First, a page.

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inside of a dog
19 august 2014
First off, let me say that I'd have had more use for Alexandra Horowitz's Inside of a Dog if it had been about cats. I've lived with dogs and been very fond of them, but for the past few years it's been mostly me and my cat Whisper Wilson, and I have no idea what he's thinking at times.
I do know that cats are mentally different from dogs, and not just because I read a lot of Internet memes. Whisper just tried to distract me from writing this paragraph – I think – and he did so by butting the bottom of my flipflop with his temple. A dog would have sat by my side wagging his tail and visibly restraining a leap up to lick my face. Whisper doesn't lick my face. And unlike any dog, he occasionally walks across my axdrttuyyyyyyyyyyiu,ipo]p[
OK, he's being good now. I attribute to my cat an animus against my writing about dogs, but as Horowitz notes, that's anthropomorphism. She is refreshingly open about how anthropomorphizing is a very human trait, one that it goes against our own animal nature to suppress. But, says Horowitz, we must "anthropomorphize with Umwelt in mind" (294). The concept of Umwelt, developed by Jakob von Uexküll, is simple but powerful. Different species of animal, including us, inhabit what might as well be different worlds – because they perceive such radically different aspects of the world we share.
The countervailing theme in Horowitz's book is that dogs, of all other animal species, share worlds most closely with humans. It's an idea not far off from Michael Pollan's popular argument (in The Botany of Desire that some plant species have evolved in tandem with ours (apples, potatoes, marijuana). We often feel that dogs understand us, exhibit sympathy, share our interests and our boredoms. They do and they don't, of course: people generally aren't fascinated with smelling dried traces of urine. But there's enough of an overlap in human and canine concerns to make them perfect companions. And they've been selected out of wolfhood, naturally and artificially, to demonstrate that companionship.
Horowitz approaches her topic from two perspectives: a review of experimental work in dog psychology (one of her own academic fields), and a personal memoir of her late dog Pump, presented in italic font and interleaved with the expository sections. I liked the expository sections better. Horowitz is an engaging writer, but she's no J.R. Ackerley. The italic sections of the book seem a bit generic. Deliberately so, because their purpose is to communicate experiences that all dog owners share. But far more intriguing are the passages where Horowitz takes a dog behavior we all know about, and considers it in the light of experimentally-gained knowledge.
Much of the literature on dog cognition comes from scientists who "run" dogs on carefully-constructed trials, isolating variables as they go to get a sense of just what dogs can and will do. Rats were long the preferred runnable animals, of course, but though rats provide most of the framework for experimental psychology, dogs provide some contrasts. In many respects, dogs grade out as "smarter" than monkeys and even apes, at some tasks – though "smarter" isn't the right word. Dogs have more nuanced approaches to human psychology than apes, in many ways. And that makes sense, because humans and apes spent millennia avoiding each other, and humans and dogs have spent the same epochs growing closer.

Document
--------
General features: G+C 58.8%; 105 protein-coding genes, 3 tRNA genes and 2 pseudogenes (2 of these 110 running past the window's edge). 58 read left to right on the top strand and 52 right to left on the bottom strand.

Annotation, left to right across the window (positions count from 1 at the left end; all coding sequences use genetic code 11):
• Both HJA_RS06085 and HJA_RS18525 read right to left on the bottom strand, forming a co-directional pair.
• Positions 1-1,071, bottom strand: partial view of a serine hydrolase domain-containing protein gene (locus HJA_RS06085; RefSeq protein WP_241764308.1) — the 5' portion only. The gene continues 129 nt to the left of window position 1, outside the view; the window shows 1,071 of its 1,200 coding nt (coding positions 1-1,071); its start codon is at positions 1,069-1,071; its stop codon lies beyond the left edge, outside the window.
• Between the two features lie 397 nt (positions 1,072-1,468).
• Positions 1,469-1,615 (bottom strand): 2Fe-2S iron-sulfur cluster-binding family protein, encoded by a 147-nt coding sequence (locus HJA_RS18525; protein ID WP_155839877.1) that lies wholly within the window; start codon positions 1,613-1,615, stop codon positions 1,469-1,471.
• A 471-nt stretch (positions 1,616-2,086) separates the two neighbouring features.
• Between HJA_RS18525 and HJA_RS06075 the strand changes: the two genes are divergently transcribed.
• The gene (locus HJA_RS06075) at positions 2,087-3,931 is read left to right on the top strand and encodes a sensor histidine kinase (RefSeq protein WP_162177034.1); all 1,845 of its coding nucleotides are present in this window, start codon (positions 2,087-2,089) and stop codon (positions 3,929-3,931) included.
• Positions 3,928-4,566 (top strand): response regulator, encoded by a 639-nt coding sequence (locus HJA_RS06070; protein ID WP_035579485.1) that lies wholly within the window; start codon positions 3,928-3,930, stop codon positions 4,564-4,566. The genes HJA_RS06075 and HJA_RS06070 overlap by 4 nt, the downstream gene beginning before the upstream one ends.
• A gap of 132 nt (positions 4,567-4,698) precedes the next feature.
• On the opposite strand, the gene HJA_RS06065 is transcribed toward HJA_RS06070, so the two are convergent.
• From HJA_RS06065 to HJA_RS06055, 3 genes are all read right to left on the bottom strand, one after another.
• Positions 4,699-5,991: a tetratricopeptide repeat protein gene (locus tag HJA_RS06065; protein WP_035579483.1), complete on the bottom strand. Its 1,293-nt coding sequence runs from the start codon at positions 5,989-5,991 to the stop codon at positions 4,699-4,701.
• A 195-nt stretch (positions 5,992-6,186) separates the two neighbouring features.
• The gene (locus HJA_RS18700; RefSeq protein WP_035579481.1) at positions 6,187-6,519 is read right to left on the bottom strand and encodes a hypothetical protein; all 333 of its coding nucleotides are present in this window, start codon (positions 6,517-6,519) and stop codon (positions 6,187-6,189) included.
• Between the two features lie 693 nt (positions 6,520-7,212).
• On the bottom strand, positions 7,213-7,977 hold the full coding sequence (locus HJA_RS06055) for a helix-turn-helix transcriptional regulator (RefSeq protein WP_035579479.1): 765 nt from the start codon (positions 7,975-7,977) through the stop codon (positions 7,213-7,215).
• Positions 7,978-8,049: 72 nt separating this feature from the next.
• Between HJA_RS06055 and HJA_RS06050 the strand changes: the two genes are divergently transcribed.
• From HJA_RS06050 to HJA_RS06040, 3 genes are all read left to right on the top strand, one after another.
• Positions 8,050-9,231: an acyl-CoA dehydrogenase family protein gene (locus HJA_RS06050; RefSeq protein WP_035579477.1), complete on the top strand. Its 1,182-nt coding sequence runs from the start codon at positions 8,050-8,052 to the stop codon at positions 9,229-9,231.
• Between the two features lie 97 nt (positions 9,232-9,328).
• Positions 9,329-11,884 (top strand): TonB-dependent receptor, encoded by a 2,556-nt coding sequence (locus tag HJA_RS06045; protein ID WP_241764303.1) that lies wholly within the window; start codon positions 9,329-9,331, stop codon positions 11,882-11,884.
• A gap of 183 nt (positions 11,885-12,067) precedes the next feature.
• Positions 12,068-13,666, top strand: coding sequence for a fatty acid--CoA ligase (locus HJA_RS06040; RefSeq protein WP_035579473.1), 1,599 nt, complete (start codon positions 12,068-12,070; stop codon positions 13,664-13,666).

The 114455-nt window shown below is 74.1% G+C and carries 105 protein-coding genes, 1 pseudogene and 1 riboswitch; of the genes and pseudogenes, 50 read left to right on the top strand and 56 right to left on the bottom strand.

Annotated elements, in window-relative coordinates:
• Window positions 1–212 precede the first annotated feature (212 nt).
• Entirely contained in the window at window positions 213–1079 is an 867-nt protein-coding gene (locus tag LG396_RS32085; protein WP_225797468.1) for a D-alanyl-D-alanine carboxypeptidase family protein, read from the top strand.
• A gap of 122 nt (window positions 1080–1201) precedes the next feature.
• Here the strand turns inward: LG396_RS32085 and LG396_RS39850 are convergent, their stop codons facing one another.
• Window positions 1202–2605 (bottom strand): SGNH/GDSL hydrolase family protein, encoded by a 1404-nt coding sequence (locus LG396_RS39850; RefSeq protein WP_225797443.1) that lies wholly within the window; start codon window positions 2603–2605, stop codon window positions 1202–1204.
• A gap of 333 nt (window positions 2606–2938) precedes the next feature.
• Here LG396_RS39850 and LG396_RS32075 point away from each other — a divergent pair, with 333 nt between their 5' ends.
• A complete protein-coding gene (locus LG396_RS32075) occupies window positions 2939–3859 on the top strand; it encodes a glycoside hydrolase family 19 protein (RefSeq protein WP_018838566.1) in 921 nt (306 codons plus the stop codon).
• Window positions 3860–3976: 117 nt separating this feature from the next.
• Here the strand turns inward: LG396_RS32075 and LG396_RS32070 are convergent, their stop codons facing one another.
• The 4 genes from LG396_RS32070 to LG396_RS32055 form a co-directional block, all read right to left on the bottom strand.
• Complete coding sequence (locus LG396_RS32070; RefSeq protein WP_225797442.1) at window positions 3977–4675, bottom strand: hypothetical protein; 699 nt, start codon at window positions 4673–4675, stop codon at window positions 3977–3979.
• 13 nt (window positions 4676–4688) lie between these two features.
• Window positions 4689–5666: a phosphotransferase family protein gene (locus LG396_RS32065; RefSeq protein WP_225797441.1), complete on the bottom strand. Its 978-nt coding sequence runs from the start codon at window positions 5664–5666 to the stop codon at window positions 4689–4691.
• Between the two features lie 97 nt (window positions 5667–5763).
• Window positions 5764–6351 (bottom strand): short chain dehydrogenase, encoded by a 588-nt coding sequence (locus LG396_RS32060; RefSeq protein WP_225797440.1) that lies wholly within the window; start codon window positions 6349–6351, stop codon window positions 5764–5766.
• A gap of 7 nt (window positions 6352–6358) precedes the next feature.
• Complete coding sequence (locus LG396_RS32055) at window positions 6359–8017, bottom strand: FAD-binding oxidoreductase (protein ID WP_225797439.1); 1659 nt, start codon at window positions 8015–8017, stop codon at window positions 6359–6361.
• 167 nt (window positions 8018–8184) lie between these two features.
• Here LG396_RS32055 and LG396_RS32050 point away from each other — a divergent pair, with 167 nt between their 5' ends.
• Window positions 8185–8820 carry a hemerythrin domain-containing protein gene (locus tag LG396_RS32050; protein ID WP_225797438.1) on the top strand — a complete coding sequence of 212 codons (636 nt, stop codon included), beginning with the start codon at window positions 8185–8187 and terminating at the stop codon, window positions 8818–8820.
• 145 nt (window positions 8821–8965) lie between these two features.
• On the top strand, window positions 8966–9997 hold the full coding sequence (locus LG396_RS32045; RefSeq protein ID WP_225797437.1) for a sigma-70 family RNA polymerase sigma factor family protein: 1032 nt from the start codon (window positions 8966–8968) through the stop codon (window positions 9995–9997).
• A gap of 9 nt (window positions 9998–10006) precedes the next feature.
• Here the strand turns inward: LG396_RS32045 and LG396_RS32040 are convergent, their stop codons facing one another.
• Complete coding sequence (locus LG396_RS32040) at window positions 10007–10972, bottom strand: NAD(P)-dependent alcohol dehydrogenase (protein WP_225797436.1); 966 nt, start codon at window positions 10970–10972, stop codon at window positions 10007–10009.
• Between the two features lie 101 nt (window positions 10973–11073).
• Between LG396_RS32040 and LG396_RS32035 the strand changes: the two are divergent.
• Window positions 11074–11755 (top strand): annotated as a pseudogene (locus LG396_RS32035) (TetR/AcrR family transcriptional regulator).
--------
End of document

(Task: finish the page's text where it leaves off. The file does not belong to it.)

In particular, though the evidence is limited and a bit contradictory, dogs seem to have a "theory of mind" that exceeds most other species'. Horowitz points to experiments where a subject must work out a problem not independently but by appeal to humans who know the solution (193-96). Dogs are apparently better than any other animals, even the brainiest ones, at knowing that people know things.
Dogs "fail" on other classic measures, of course. Apes, dolphins, and some elephants can recognize themselves in mirrors; dogs couldn't care less. But it's not that they are or aren't "intelligent." Horowitz implicitly complicates discussions of intelligence in any population of any creature. Dogs have a different way of making their way cognitively in the world, not better or worse, than other creatures. Above all, they have developed social skills, specifically skills for dealing with humans. They had the genetic potential for such talent, and breeding has greatly enhanced it. Dogs know when we're happy and when something's wrong. (Horowitz does refute the idea that dogs are particularly good at getting help when we fall into the well, though.)
Though to return to my initial theme, I wonder what's been done in the field of cat cognition. There may be books out there I don't know. There may also be a sense that cats have better things to do than participate in research. The process of cat domestication has been historically much different than that of dogs: they're less social, less trainable, more commensal than collaborative. I like to think that Whisper Wilson is a prodigy of good sense, though. Now it would help if he would get off my book so I can copy the bibliographical citation.
Horowitz, Alexandra. Inside of a Dog: What dogs see, smell, and know. 2009. New York: Scribner [Simon & Schuster], 2010.